from Wiktionary, Creative Commons Attribution/Share-Alike License

  • n. Plural form of ectoparasite.


Sorry, no etymologies found.


  • Although the term ectoparasites can broadly include blood-sucking arthropods such as mosquitoes (because they are dependent on a blood meal from a human host for their survival), this term is generally used more narrowly to refer to organisms such as ticks, fleas, lice, and mites that attach or burrow into the skin and remain there for relatively long periods of time (e.g., weeks to months).


  • Dispatching certain ectoparasites – notably fleas and feather lice – isn’t easy because the tough, flattened bodies of these arthropods are really good at resisting pressure.

    Archive 2006-07-01

  • In particular we’re going to look at how birds have evolved to cope with certain ectoparasites.

    Archive 2006-07-01

  • In Dinosaurs of the Air Greg Paul illustrated a Sinosauropteryx scratching in order to remove ectoparasites, and the cover of The Dinosauria, Second Edition (the current industry-standard volume on dinosaurs) features a Sinosauropteryx (this time by Mark Hallett) nibbling at its proto-feathers, again presumably as a form of ectoparasite control.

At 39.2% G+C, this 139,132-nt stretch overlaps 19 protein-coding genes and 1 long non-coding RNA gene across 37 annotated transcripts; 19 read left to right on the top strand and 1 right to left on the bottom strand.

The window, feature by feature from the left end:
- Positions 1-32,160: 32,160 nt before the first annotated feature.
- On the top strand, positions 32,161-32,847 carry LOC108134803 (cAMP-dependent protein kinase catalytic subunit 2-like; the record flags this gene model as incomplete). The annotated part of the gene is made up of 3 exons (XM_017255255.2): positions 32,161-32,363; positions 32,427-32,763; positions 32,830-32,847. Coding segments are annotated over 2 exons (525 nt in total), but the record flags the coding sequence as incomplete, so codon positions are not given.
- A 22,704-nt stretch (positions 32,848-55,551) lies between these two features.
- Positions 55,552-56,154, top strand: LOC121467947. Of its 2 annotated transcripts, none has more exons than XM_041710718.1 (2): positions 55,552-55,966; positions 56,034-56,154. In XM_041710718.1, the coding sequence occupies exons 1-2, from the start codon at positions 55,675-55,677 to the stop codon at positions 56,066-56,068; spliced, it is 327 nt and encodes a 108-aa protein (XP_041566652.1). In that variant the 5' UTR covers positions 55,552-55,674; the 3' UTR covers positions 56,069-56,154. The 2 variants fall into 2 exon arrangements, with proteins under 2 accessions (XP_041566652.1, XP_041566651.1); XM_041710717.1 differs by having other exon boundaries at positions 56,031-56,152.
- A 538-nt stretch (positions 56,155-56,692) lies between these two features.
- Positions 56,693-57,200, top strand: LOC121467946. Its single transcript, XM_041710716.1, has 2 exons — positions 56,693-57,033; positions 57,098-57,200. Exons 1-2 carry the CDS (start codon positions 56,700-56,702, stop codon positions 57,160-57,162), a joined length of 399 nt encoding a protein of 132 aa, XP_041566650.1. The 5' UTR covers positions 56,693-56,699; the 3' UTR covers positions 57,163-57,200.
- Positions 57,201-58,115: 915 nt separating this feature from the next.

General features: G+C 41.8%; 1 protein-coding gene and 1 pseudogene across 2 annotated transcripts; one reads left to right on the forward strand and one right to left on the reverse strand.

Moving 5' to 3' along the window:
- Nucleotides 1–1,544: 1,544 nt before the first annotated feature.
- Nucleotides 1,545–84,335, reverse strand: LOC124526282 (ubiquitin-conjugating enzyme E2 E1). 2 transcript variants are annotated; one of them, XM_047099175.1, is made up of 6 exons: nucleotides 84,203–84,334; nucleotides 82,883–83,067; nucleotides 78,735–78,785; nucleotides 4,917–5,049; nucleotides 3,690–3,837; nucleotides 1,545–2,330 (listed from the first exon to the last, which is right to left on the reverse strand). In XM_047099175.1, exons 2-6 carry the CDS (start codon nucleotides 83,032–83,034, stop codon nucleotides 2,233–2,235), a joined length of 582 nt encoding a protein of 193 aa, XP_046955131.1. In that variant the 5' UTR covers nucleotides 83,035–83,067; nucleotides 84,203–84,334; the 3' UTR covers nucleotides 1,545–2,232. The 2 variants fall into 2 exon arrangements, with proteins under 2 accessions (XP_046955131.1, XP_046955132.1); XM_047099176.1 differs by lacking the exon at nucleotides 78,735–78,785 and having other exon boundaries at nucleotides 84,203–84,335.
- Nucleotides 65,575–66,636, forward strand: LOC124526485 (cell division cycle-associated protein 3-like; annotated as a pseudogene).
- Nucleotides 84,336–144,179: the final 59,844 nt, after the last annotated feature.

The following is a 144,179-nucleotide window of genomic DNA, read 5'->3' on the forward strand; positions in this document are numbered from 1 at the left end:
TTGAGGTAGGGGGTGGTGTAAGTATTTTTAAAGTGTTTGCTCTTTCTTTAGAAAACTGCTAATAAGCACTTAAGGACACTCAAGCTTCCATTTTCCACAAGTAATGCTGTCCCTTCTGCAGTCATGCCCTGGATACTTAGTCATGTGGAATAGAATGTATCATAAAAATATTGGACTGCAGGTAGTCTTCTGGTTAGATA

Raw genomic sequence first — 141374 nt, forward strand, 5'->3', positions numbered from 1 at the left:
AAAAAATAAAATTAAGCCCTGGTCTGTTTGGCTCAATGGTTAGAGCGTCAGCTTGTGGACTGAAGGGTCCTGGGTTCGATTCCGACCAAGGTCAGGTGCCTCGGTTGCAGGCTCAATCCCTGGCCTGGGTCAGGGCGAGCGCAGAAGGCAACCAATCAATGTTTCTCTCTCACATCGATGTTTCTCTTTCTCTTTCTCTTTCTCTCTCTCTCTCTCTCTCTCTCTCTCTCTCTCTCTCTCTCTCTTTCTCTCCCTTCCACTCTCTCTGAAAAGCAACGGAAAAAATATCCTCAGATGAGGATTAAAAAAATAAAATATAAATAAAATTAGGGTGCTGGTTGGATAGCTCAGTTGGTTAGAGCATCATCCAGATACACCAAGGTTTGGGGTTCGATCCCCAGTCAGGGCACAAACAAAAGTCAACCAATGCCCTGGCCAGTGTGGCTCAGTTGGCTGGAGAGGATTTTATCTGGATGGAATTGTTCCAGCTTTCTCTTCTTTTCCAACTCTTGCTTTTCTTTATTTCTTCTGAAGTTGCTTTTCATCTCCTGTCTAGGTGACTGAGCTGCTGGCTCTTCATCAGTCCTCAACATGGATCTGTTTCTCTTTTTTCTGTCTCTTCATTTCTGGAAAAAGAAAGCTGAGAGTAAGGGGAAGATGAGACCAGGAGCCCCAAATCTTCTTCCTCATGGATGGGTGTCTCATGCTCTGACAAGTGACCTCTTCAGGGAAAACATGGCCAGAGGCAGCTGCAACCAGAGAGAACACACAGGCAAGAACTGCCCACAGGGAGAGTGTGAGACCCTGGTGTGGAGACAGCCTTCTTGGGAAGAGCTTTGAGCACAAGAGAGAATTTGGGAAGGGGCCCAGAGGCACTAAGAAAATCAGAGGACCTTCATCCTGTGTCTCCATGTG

Archive 2006-07-01

  • Terrestrial birds whose plumage is superficially similar to that of fuzzy small theropods are notorious for harbouring ectoparasites, with kiwis in particular being reported to crawl with numerous fleas, ticks, feather mites and lice (Kleinpaste 1991).

    Archive 2006-07-01

  • So I would be confident that Mesozoic birds, and fuzzy and feathered non-avian theropods, had to contend with ectoparasites.

    Archive 2006-07-01

  • So did they also have to contend with ectoparasites?

    Archive 2006-07-01

  • Though there are bird species with specialized pedal claws that function in preening (namely herons, pratincoles and nightjars), birds rely on their bills when cleaning their feathers and removing ectoparasites.

    The war on parasites: a pigeon’s eye view

  • We also know that ectoparasites were infesting feathers by the Cretaceous at least.

    Archive 2006-07-01

  • Well, maybe not, as birds can also use sunning, dust-bathing and other behaviours to control ectoparasites.

    Archive 2006-07-01


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